She has contributed poetry, fiction, and essays to such journals as The Atlantic Monthly, Harper’s, The Nation, The New York Times, the Paris Review, Poetry, the Sun, the Village Voice, and anthologies including The Best American Poetry and The Pushcart Prize.
Murray is a National Poetry Series Winner, a two-time National Endowment for the Arts Poetry Fellowship Winner, a Wesleyan New Poets Series Winner, and Winner of Poetry Society of America’s Gordon Barber Award.
The editor of The Pushcart Book of Poetry and the Poems to Live By anthologies, Murray was commissioned by Broadway’s Jujamcyn Theatres, and invited by L.A.’s Mark Taper Forum, to develop Queen of the Mist for the stage. Murray has served as poet-in-residence at the New York State Writers Institute, and has given readings and workshops at myriad universities and cultural centers, including the Chautauqua Institution, the International Poetry Forum, and the Lark Theatre in Manhattan.
Keuka College’s 2015-16 Spotlight Series will begin Saturday, Sept. 26 with a concert by Nicholas Walker and Elizabeth Simkin.
The performance, free and open to the public, begins at 7 p.m. in Norton Chapel.
The concert will feature original music by Walker, which the duo has work-shopped into an hour-long, programmatic set. Their collaborative music partnership spans a decade, and includes duo recitals, chamber music, early music, contemporary music, and orchestral music.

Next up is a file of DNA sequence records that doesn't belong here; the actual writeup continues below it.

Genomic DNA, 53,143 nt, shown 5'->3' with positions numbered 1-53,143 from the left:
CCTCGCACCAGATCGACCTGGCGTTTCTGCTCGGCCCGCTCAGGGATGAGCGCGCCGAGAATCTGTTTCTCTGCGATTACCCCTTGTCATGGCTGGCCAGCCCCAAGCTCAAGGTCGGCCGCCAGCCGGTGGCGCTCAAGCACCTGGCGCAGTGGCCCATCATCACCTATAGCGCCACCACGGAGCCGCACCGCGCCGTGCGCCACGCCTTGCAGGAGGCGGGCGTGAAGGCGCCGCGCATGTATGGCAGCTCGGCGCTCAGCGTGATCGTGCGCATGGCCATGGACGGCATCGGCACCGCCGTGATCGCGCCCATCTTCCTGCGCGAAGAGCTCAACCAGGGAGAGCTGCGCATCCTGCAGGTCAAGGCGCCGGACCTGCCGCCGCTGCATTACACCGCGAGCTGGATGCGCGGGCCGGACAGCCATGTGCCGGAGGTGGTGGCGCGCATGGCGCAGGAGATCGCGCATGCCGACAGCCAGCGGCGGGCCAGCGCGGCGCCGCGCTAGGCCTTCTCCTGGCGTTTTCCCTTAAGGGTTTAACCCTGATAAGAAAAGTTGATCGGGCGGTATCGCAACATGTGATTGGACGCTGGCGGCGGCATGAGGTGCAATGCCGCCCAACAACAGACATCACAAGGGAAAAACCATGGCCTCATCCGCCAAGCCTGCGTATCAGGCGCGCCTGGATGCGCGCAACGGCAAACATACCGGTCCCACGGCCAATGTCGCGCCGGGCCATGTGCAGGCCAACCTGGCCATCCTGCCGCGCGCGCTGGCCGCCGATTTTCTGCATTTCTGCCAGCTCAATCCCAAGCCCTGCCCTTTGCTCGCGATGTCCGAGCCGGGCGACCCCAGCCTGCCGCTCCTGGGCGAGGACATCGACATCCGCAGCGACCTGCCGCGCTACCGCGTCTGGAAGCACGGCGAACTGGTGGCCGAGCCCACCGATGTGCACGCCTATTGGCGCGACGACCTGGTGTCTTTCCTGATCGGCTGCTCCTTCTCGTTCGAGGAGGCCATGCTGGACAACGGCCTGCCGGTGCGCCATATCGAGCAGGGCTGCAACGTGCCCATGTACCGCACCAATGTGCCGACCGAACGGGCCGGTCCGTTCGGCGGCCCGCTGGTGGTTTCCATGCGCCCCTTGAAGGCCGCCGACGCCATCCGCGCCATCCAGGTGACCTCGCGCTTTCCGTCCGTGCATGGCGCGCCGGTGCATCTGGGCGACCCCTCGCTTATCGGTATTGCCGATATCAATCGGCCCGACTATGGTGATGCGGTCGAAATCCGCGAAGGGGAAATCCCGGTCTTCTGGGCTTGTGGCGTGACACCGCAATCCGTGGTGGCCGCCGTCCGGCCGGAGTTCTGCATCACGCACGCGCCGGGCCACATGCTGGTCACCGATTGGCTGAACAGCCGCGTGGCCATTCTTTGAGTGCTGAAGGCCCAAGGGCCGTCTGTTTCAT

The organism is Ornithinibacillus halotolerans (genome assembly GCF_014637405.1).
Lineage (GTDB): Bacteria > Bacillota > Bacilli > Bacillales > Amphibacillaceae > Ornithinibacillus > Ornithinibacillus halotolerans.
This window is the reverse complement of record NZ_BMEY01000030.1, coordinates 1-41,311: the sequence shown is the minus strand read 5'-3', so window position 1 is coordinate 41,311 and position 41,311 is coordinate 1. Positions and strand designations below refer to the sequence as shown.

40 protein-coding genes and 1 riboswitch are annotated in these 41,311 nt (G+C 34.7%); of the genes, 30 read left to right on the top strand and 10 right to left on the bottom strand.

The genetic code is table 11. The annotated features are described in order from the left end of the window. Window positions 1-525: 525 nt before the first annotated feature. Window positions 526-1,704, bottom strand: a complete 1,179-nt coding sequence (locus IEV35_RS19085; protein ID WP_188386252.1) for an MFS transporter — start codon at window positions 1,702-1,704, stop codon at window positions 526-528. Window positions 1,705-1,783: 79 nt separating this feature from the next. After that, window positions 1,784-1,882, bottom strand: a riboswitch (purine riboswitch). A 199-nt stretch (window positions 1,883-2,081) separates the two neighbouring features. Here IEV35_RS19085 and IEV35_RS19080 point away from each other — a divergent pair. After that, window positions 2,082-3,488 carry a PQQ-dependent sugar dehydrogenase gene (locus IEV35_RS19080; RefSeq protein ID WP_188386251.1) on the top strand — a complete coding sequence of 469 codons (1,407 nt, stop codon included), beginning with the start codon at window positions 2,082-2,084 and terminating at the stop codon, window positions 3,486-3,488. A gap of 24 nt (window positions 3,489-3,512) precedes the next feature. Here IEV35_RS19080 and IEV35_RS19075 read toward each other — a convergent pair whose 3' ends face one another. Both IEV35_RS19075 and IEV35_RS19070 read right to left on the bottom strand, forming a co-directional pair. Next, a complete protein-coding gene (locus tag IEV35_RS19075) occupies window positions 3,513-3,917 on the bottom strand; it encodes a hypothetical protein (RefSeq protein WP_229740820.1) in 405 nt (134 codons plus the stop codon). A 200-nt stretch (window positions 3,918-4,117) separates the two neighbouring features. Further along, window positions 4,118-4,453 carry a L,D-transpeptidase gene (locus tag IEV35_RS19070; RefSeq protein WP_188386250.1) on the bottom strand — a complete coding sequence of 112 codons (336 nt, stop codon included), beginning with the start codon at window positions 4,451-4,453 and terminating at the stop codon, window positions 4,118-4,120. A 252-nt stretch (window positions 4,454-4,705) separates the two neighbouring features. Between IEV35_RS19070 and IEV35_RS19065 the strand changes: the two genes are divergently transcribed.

Walker, double bassist and composer, and Simkin, who plays cello, both serve as associate professors of performance studies at Ithaca College.
Simkin earned a doctorate at Indiana University Bloomington, and prior to her position at Ithaca College, served on the faculty at such institutions as Earlham College and the Eastman School of Music. She has also served as a teaching assistant to Janos Starker, with whom she studies.
She has played with the Richmond Symphony Orchestra, Cayuga Chamber Orchestra, and the Buffalo Chamber Orchestra, among others. A fellow at the Tanglewood Music Center, Simkin serves as a U.S. artistic ambassador at international recitals.
Walker earned a doctoral degree at Stony Brook University, has toured with swing era saxophone legend Illinois Jacquet, played with jazz master Wynton Marsalis, and has worked closely with François Rabbath.
He has given solo bass recitals on four continents, and has performed at music festivals worldwide. An active chamber musician, he is a member of the multi-media ensemble Ardesco, and, along with Simkin, Ensemble X. Walker has performed with the Handel and Haydn Society Orchestra, the Oslo Philharmonic, and the National Arts Center Orchestra of Canada.
In 2013, the International Society of Bassists (ISB) commissioned his composition, Chorale, for its international solo competition. Walker has performed with the Cornell Chamber Orchestra, the Berlin Double Bass Festival, the Kaleidoskop Double Bass Festival in Germany, and the International Double Bass Festival in Beijing, China.
Prior to teaching at Ithaca College, Walker served on the faculty of the Stony Brook Pre-College Program, the Music Conservatory of Westchester, and Mansfield University.